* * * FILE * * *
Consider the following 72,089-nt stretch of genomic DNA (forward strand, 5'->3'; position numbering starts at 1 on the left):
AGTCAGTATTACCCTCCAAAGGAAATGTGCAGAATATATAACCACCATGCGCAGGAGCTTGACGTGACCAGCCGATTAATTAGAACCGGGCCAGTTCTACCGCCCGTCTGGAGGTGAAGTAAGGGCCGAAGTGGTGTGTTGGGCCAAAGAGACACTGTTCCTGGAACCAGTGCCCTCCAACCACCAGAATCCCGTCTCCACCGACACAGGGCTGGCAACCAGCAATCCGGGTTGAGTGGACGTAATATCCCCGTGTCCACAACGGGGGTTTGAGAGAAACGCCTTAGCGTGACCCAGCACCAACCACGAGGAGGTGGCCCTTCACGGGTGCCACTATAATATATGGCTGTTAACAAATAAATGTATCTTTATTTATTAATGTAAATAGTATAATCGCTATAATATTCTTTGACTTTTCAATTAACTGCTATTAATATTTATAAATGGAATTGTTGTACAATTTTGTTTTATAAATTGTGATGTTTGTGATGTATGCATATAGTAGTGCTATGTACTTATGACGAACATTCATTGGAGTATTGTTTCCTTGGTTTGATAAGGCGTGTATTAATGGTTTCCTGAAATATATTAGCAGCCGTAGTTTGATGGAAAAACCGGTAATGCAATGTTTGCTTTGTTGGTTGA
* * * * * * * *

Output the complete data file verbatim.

Consider the following 72,089-nt stretch of genomic DNA (forward strand, 5'->3'; position numbering starts at 1 on the left):
AGTCAGTATTACCCTCCAAAGGAAATGTGCAGAATATATAACCACCATGCGCAGGAGCTTGACGTGACCAGCCGATTAATTAGAACCGGGCCAGTTCTACCGCCCGTCTGGAGGTGAAGTAAGGGCCGAAGTGGTGTGTTGGGCCAAAGAGACACTGTTCCTGGAACCAGTGCCCTCCAACCACCAGAATCCCGTCTCCACCGACACAGGGCTGGCAACCAGCAATCCGGGTTGAGTGGACGTAATATCCCCGTGTCCACAACGGGGGTTTGAGAGAAACGCCTTAGCGTGACCCAGCACCAACCACGAGGAGGTGGCCCTTCACGGGTGCCACTATAATATATGGCTGTTAACAAATAAATGTATCTTTATTTATTAATGTAAATAGTATAATCGCTATAATATTCTTTGACTTTTCAATTAACTGCTATTAATATTTATAAATGGAATTGTTGTACAATTTTGTTTTATAAATTGTGATGTTTGTGATGTATGCATATAGTAGTGCTATGTACTTATGACGAACATTCATTGGAGTATTGTTTCCTTGGTTTGATAAGGCGTGTATTAATGGTTTCCTGAAATATATTAGCAGCCGTAGTTTGATGGAAAAACCGGTAATGCAATGTTTGCTTTGTTGGTTGA